The “kombucha girl” is worried the recorder won’t pick up our conversation in a crowded midtown Manhattan coffee shop. But TikTok content creator Brittany Tomlinson, 22, knows how to project her voice. “Come on, theater kid,” she urges herself.
A background in theater isn’t so surprising for the woman behind the Aug. 6 TikTok sip that launched a thousand memes. The clip of Tomlinson trying kombucha for the first time became one of the internet’s most ubiquitous videos of the year. In the video, Tomlinson sips the fermented tea for the first time. Her face seems to physically recoil at the taste. But as she considers it for a moment, her expression changes multiple times, rapidly. She shakes her head, then smiles. “Well,” she says, laughing. It all happens within 21 seconds.
Delicious or not, people lapped it up, as the post reached 11 million total engagements (collective likes, comments, views and shares), according to a representative for TikTok. It also landed among the company’s list of the top 10 viral videos of 2019.
Now she’s making the effort to extend her 21 seconds of fame—and her audience is definitely still watching. While she certainly could have been relegated to the one-hit-wonder meme-maker hall of fame, Tomlinson has proven that her talent for TikTok’s short video format goes beyond taste-testing beverages.
Since the summer, she’s continued to post viral videos that are more like Saturday Night Live sketches than social media posts, including one focusing on a dinner menu featuring hot dogs and pasta that you just have to see to believe. That video has nearly the same amount of likes as the kombucha post.
The meme star from Texas who goes by @Brittany_Broski online isn’t shocked that millions worldwide find her posts so hilarious. “In the most humble way, I’m not surprised that people enjoy my content,” Tomlinson says. “I’ve always been the entertainer of the group. I’ve always been the funny friend.”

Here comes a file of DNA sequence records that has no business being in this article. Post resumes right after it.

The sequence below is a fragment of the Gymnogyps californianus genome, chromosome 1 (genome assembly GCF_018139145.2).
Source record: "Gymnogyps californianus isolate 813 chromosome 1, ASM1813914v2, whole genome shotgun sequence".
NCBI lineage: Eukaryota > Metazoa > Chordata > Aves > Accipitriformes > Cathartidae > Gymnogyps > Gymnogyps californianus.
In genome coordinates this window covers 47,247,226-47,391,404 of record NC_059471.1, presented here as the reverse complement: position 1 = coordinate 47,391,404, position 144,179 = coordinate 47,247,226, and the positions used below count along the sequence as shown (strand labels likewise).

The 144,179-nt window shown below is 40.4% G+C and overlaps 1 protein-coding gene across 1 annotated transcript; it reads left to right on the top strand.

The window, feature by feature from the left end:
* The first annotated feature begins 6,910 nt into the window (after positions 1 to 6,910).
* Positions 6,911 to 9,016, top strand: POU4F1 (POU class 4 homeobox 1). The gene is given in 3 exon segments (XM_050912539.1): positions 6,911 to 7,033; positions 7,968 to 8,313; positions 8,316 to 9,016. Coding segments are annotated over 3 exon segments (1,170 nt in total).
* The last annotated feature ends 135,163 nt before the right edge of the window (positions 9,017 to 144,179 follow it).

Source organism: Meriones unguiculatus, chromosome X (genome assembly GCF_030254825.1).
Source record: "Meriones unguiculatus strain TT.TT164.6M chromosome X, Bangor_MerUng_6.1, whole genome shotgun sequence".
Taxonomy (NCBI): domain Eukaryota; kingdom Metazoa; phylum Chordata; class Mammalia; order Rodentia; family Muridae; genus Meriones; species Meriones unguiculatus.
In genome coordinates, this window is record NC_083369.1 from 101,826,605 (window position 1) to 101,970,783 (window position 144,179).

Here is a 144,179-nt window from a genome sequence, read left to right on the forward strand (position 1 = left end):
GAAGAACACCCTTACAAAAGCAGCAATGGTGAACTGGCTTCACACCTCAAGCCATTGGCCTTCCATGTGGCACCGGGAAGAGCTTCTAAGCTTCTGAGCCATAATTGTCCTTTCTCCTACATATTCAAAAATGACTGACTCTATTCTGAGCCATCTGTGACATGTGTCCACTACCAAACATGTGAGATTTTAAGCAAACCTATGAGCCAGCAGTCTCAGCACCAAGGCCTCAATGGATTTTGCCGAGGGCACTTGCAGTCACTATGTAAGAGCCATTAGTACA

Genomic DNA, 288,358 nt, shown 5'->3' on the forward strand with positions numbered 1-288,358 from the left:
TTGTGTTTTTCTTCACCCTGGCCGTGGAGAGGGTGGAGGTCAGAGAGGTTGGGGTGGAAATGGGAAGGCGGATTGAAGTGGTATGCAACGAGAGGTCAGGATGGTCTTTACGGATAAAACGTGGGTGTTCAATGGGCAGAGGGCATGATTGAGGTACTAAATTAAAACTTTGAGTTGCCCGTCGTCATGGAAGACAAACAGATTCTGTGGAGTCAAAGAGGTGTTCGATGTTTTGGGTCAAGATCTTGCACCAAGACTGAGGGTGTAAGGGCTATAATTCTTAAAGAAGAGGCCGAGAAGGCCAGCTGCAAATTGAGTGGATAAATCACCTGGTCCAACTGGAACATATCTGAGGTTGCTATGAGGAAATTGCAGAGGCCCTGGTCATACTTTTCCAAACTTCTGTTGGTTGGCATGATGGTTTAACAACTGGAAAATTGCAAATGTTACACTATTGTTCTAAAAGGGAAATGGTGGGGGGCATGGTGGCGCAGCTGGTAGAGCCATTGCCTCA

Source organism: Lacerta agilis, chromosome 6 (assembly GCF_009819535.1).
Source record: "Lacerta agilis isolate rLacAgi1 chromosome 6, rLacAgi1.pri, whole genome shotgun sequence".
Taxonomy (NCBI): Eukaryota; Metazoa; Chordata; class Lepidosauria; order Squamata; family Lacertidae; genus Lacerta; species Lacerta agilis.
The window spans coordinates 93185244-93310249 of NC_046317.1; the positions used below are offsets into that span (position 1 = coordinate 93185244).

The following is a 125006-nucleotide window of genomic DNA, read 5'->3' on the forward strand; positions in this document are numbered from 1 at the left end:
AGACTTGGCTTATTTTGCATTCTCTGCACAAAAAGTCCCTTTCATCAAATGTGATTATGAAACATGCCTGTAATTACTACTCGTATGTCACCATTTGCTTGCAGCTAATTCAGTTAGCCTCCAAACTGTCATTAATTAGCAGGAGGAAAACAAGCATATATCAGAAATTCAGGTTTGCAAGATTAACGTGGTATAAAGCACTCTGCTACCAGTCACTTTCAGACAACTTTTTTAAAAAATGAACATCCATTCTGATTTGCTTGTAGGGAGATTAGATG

Wearing what she calls a “Dolly Parton wig,” a fashionable winter coat and a thick layer of black eyeliner, Tomlinson looks different from the no-makeup woman in the omnipresent kombucha video. But her humor—theatrical, quick and boisterous—is exactly what you’d expect from the person responsible for that legendary sip-and-wince ambivalence.
Tomlinson decrees her official opinion on the matter: “It’s kind of nasty but in the best way, like pickle juice.”
Elsewhere on social media, her video has been reposted with captions like “when you try alcohol for the first time,” “me reading back my own writing” and “me trying to decide within 30 seconds of meeting a man if we’re going to get married.” A psychology professor who studies facial expressions analyzed the structure of the video and told the New York Times, “Her expressions are exceptional — easy to see and rich.”
Tomlinson created her account in July, after prodding from friends who had been obsessing over her private Snapchat videos since high school. She shared her most famous video just a month later.
Today, with more than 100 videos and two million followers on TikTok, she’s getting recognized in public, always recreating the kombucha reaction in bars for fans.
On her first visit to New York City since achieving nascent fame, she took more than a dozen selfies with audience members at Beetlejuice on Broadway and chatted with passersby in Times Square. “They yell ‘kombucha!’ and I answer to it,” she says, laughing her distinctive laugh.
Growing up in Dallas, Tomlinson was often cracking jokes as she acted in plays and musicals like The Addams Family, Bus Stop and Spamalot! The Musical. “I was always comedic relief, naturally,” she says of her roles. In addition to fame, Tomlinson’s new life comes with a newfound sense of pride in performing. “I make people laugh. It brings me joy,” she says. “But everything else is just an added plus.”
That “everything else” includes plane rides to New York and new friendships with other creators. But above all, it’s money. Monetizing her social media presence came in handy for Tomlinson, who told TIME that she recently lost her job as a result of going viral.
A 2018 Texas A&M University graduate, she earned a communications degree in the hopes of writing copy for Super Bowl commercials. But like many of her post-grad peers, she accepted whatever work she could find, rather than something she was passionate about. After a stint working in a call center that left her on the brink of depression—”Having people yell at you all day is really exciting and fun,” she jokes—Tomlinson found a new gig working in trust and investment services at a nearby bank.